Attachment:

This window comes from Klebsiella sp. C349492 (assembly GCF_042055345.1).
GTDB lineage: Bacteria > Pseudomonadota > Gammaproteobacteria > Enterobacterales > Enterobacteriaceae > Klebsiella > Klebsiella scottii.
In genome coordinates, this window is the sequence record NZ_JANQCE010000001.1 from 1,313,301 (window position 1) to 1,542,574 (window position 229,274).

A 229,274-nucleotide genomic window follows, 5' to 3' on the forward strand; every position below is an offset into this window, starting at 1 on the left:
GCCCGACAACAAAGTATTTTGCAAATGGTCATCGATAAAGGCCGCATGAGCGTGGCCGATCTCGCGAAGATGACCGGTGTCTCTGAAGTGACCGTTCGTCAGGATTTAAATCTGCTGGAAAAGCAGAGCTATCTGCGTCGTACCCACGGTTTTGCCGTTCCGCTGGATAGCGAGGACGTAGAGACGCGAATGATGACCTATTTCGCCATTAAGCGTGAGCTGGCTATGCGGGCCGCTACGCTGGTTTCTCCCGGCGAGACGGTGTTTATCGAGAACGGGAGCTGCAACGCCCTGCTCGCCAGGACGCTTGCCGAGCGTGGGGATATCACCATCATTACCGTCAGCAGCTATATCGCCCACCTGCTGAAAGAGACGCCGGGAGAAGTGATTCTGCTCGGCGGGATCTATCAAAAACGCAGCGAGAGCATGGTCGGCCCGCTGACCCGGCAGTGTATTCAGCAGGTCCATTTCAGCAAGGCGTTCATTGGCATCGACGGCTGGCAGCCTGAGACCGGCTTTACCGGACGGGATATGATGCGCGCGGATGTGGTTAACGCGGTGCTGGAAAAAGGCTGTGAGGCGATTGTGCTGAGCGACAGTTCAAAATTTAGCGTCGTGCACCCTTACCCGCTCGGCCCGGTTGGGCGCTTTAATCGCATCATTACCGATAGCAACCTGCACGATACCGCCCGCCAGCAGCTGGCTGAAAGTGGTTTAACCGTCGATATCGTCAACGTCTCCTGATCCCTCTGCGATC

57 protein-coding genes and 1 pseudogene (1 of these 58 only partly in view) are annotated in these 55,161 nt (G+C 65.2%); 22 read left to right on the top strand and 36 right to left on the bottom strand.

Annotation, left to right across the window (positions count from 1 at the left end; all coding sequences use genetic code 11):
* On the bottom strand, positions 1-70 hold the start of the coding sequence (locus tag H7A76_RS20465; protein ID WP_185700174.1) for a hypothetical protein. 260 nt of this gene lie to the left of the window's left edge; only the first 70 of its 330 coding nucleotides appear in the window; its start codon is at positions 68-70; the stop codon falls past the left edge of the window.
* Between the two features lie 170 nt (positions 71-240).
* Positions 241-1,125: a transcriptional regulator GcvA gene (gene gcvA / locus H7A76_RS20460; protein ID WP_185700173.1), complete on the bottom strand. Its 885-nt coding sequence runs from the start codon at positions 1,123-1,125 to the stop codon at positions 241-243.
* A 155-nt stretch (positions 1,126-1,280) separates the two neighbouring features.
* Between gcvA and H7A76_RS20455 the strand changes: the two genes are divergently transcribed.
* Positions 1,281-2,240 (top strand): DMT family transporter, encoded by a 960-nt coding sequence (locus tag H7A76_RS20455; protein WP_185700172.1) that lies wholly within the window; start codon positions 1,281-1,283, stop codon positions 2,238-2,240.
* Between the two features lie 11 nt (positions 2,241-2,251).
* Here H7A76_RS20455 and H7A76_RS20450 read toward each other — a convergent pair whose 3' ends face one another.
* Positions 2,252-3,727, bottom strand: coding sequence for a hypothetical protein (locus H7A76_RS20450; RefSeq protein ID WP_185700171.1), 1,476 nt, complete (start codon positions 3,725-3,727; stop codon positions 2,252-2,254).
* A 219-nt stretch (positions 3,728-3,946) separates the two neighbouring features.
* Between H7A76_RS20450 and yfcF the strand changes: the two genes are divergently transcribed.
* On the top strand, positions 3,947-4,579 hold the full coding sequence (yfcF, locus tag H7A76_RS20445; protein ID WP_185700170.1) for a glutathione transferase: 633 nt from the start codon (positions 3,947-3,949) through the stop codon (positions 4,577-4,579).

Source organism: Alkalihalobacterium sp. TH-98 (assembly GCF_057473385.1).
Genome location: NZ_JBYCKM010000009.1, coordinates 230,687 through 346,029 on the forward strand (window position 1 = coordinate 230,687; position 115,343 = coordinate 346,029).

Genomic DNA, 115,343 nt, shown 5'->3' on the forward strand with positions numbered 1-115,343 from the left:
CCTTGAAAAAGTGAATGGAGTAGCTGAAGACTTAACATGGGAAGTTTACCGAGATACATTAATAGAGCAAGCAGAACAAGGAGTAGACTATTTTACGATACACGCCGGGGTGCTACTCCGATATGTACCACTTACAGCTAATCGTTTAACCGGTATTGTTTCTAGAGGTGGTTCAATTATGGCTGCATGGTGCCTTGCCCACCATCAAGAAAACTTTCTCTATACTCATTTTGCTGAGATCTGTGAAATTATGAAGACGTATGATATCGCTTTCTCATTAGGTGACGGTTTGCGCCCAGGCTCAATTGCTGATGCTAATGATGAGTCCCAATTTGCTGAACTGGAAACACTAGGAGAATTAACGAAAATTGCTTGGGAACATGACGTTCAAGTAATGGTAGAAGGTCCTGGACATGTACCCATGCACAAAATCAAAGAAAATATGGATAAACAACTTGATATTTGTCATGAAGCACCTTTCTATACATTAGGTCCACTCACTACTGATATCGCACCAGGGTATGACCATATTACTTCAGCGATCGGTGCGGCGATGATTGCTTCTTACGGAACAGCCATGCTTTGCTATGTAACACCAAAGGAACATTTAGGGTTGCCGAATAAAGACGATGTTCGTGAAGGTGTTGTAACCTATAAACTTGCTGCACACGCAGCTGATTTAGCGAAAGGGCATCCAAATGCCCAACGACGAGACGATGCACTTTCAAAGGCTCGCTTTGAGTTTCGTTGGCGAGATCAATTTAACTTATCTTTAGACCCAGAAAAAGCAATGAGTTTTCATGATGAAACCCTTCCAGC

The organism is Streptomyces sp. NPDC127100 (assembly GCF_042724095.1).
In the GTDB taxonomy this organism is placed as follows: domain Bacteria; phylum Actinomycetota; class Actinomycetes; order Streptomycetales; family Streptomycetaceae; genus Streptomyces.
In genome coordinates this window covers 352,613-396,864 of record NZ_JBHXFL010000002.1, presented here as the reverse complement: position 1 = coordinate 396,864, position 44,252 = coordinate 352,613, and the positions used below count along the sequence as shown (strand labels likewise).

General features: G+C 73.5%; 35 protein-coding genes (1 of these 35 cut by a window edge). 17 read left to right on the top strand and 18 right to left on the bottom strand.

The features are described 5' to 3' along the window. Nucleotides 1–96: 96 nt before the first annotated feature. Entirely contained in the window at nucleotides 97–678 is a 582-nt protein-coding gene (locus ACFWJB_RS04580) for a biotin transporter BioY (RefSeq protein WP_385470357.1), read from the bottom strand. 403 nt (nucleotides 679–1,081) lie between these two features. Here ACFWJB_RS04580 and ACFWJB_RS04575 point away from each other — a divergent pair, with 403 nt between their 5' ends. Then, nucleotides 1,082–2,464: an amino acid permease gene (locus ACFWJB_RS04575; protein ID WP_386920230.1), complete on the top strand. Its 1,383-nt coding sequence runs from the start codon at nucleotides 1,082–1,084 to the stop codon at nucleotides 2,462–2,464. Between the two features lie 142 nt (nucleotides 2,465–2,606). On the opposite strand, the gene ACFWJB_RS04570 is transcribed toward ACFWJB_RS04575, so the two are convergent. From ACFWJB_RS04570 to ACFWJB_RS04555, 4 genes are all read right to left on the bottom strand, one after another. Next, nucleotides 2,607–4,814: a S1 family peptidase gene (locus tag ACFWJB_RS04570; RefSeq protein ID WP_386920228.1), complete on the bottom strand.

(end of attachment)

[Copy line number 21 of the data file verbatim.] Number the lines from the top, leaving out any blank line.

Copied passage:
Genome location: NZ_JBYCKM010000009.1, coordinates 230,687 through 346,029 on the forward strand (window position 1 = coordinate 230,687; position 115,343 = coordinate 346,029).